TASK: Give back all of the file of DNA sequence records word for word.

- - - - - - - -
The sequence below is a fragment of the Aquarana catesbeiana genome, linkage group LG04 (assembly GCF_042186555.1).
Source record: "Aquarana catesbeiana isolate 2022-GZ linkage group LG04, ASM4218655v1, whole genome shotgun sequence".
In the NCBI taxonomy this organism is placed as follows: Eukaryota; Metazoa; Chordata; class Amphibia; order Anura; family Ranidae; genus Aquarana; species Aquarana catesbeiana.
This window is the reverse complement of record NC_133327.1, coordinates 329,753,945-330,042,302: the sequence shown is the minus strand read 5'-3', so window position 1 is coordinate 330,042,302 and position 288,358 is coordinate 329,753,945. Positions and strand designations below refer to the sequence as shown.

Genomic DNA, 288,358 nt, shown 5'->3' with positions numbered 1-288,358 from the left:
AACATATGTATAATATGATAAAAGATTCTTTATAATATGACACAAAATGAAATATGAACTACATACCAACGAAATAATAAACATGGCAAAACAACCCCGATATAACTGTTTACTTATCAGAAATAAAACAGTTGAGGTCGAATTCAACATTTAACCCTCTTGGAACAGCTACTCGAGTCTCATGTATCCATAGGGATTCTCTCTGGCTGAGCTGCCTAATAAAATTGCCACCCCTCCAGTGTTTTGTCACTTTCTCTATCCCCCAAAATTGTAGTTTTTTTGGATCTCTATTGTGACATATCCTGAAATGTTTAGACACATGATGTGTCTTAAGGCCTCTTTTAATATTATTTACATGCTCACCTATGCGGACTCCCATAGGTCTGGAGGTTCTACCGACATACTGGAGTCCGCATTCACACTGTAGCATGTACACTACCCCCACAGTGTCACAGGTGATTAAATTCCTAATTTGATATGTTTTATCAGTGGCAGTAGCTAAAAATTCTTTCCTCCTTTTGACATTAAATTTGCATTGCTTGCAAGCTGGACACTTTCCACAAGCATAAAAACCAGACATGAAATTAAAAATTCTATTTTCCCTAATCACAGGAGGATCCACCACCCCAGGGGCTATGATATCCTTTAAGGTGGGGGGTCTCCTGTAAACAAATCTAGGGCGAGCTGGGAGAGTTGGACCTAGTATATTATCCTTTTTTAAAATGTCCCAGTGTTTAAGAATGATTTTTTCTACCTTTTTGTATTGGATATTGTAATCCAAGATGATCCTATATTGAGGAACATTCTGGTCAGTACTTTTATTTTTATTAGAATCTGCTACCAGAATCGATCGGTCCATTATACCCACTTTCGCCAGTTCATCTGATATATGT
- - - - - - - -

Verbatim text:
The sequence below is a fragment of the Aquarana catesbeiana genome, linkage group LG04 (assembly GCF_042186555.1).
Source record: "Aquarana catesbeiana isolate 2022-GZ linkage group LG04, ASM4218655v1, whole genome shotgun sequence".
In the NCBI taxonomy this organism is placed as follows: Eukaryota; Metazoa; Chordata; class Amphibia; order Anura; family Ranidae; genus Aquarana; species Aquarana catesbeiana.
This window is the reverse complement of record NC_133327.1, coordinates 329,753,945-330,042,302: the sequence shown is the minus strand read 5'-3', so window position 1 is coordinate 330,042,302 and position 288,358 is coordinate 329,753,945. Positions and strand designations below refer to the sequence as shown.

Genomic DNA, 288,358 nt, shown 5'->3' with positions numbered 1-288,358 from the left:
AACATATGTATAATATGATAAAAGATTCTTTATAATATGACACAAAATGAAATATGAACTACATACCAACGAAATAATAAACATGGCAAAACAACCCCGATATAACTGTTTACTTATCAGAAATAAAACAGTTGAGGTCGAATTCAACATTTAACCCTCTTGGAACAGCTACTCGAGTCTCATGTATCCATAGGGATTCTCTCTGGCTGAGCTGCCTAATAAAATTGCCACCCCTCCAGTGTTTTGTCACTTTCTCTATCCCCCAAAATTGTAGTTTTTTTGGATCTCTATTGTGACATATCCTGAAATGTTTAGACACATGATGTGTCTTAAGGCCTCTTTTAATATTATTTACATGCTCACCTATGCGGACTCCCATAGGTCTGGAGGTTCTACCGACATACTGGAGTCCGCATTCACACTGTAGCATGTACACTACCCCCACAGTGTCACAGGTGATTAAATTCCTAATTTGATATGTTTTATCAGTGGCAGTAGCTAAAAATTCTTTCCTCCTTTTGACATTAAATTTGCATTGCTTGCAAGCTGGACACTTTCCACAAGCATAAAAACCAGACATGAAATTAAAAATTCTATTTTCCCTAATCACAGGAGGATCCACCACCCCAGGGGCTATGATATCCTTTAAGGTGGGGGGTCTCCTGTAAACAAATCTAGGGCGAGCTGGGAGAGTTGGACCTAGTATATTATCCTTTTTTAAAATGTCCCAGTGTTTAAGAATGATTTTTTCTACCTTTTTGTATTGGATATTGTAATCCAAGATGATCCTATATTGAGGAACATTCTGGTCAGTACTTTTATTTTTATTAGAATCTGCTACCAGAATCGATCGGTCCATTATACCCACTTTCGCCAGTTCATCTGATATATGT